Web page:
A Letter From Home

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With one hand, I shoveled scrambled eggs into my mouth, my other being used to hold the book I was reading open. I knew the librarian, Irma Pince, wouldn't be happy with me reading at the breakfast table, but I had spent the last week looking through the restricted section of the library for anything this world might have about alchemy, and I was just now getting to read about this new land.

Unfortunately, there wasn't much. Just as the old man had said, this world was governed by magic and magic alone. Yes, I had found out about the Sorcerer's Stone, otherwise known as the Philosopher's Stone, and I had a very heated discussion with Dumbledore about the topic. He had assured me that the stone had been destroyed and then there was no way anyone else was getting their hands on another one. It hadn't done much to assure me, but I would have to trust the headmaster and let it go for now. There was nothing about the man that made me think he would be untrustworthy.

Now, I was reading through Hogwarts: A History, trying to inform myself on the place I would be living and teaching in for the next ten months of my life. It was interesting to learn about the huge castle, but I had to admit, it was a slow read. With the castle being over 1000 years old, there was a lot to learn and a lot to get through. A few times, I had used it to fall asleep.

I jumped when there was suddenly something land smack dab in the middle of the book I was reading; I nearly fell out of my chair in surprise. Looking up from trying to stabilize myself in my chair, I found a thick letter lying on top of the book in front of me. It was addressed to me in Al's familiar scrawl.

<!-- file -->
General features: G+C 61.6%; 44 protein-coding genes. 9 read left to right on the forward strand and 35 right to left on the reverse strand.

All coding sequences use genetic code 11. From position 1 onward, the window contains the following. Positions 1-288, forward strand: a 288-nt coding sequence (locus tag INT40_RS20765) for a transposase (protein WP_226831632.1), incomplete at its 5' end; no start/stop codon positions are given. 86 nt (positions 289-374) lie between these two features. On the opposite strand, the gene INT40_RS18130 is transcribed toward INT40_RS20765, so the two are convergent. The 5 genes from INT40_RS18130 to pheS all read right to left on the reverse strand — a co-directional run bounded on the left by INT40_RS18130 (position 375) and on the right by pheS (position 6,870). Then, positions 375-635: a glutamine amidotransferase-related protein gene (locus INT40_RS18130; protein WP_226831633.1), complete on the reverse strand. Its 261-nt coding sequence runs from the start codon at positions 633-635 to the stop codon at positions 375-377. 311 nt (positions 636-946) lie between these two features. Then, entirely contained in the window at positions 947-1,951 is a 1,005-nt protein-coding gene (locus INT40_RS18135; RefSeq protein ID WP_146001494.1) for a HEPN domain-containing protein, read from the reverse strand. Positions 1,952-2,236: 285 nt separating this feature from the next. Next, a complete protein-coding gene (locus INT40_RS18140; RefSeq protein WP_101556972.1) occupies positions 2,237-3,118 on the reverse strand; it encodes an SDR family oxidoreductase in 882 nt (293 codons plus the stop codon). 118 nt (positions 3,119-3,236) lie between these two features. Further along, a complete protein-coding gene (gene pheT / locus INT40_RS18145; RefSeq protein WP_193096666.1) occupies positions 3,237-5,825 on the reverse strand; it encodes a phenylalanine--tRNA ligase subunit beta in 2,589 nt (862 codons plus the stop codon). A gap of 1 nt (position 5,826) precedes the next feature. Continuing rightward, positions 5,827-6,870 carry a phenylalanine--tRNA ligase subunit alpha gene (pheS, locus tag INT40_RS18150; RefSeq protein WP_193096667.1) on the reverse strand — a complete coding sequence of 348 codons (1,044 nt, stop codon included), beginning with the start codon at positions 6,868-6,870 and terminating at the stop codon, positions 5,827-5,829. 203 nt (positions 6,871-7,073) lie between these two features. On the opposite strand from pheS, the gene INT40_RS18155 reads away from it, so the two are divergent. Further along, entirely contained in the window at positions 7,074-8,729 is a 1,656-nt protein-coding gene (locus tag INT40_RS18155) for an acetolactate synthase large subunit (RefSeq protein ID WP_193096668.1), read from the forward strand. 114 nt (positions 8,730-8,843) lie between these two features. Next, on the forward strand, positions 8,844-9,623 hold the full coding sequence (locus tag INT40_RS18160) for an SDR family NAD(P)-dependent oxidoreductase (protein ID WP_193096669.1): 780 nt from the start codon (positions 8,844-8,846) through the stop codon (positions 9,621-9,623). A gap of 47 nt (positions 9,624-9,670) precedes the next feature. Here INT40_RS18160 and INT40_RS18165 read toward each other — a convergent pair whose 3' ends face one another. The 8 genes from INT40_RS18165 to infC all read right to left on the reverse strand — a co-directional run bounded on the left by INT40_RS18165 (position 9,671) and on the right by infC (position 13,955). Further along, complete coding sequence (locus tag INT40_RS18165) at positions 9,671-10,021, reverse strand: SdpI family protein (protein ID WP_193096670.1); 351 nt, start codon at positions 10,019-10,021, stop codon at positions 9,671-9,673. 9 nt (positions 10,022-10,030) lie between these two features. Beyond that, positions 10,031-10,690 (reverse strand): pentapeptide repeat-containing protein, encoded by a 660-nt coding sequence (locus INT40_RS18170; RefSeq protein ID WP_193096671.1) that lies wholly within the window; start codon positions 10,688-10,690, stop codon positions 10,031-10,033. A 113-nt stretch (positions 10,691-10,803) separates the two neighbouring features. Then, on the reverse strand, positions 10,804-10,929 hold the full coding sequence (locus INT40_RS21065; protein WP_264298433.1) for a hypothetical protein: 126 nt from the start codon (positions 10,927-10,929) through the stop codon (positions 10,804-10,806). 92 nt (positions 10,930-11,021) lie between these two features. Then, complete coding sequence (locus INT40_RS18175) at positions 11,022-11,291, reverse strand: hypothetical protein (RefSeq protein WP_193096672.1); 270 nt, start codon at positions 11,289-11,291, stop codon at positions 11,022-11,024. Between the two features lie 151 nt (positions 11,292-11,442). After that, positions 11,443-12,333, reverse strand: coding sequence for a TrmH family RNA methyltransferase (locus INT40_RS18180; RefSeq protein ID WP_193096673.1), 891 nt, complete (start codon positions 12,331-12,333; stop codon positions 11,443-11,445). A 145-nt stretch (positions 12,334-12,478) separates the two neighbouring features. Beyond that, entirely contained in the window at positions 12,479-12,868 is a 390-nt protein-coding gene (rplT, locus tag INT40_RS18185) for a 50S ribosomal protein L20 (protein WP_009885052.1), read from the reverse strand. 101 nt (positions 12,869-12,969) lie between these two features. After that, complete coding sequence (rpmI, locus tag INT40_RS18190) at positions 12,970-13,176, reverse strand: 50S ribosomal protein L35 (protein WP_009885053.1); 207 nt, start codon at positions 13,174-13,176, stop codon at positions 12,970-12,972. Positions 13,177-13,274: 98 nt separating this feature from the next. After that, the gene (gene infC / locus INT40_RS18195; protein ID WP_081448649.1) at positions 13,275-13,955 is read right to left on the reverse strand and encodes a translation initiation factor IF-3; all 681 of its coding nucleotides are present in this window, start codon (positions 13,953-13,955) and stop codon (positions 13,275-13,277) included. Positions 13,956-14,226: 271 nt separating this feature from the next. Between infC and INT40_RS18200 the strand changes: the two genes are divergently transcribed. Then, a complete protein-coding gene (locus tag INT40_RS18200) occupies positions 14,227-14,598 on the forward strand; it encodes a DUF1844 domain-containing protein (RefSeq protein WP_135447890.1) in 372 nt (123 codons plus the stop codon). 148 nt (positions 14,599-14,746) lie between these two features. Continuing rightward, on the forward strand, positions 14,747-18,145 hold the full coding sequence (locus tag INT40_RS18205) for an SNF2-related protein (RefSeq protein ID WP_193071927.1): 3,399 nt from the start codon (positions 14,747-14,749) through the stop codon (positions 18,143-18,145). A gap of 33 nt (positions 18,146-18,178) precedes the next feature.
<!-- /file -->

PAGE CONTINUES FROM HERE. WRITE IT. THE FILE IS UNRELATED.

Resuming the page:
"Got yer first letter there?" Hagrid asked from beside me. I smiled up at the man as I opened the letter with skilled hands.

"Yeah, from my little brother," I said. "Winry and Granny probably wrote, too," I added, looking down at the letter, finding my guess to be correct. As I unfolded the letter, I found Winry's and Granny's handwriting accompanying Al's.

"Ya close with you brother, I'm guessing?" he asked, his voice joyful as always.

"Yeah, I've pretty much been taking care of him since I was little, about five years old; my father left when we were young and my mother died from a sickness," I muttered under my breath, running a finger over the parchment beneath my fingers.

"Oh, I'm so sorry, lad," he said, patting me on the back, but with his size, it really felt more like a slap; it even caused me to pitch forward with the force. "How did you take care of him by yourself at that age?" he asked, looking genuinely interested. It was refreshing to hear someone talk to me like an adult and not like a child over something so important

"We've been friends with the Rockbell's, our neighbor's, since my parents were little; they were friend's with Wriny's parents. Granny took us in and treated us as her own," I said, a soft smile on my face. Yes, we had our times of butting heads and calling each other names, but I owed her my life and much more.

"Well, I'm glad to hear that, lad. So glad you had support." The large man looked thoughtful for a moment before he continued. "Edward, if you ever need anything, just let me know. Hell, let any of the others know as well. You're a part of the staff now, Ed," he said with a bright, cheery smile. A smile made its way across my face as I looked up at the man.

"Thank you. Hagrid. I appreciate it, really," I said genuinely. He only smiled that normal cherry smile before returning to his food. With a sigh, I brought the letter back out to read it, scrambling when a few photos fell from the envelope. I smiled when I picked them up.

On top, there was one of Al and I when we were just kids, our mother crouched down behind us with her arms wrapped around our shoulders, pulling us closely to her sides. The next was of Winry, Al, and I all together when we were still all going to school. I had to scoff at the next picture; it was one of Mustang and me when I had first received my certification. The picture was tense, Roy standing with his hand on my shoulder, as I, and I remembered it very clearly, tried not to scream at the man. Looking back on it now, I owed him my life as well, even if I would never admit it to his face. It was because of him that I even entered the military and subsequently got my brother's body back. There were so many people I would never be able to repay.

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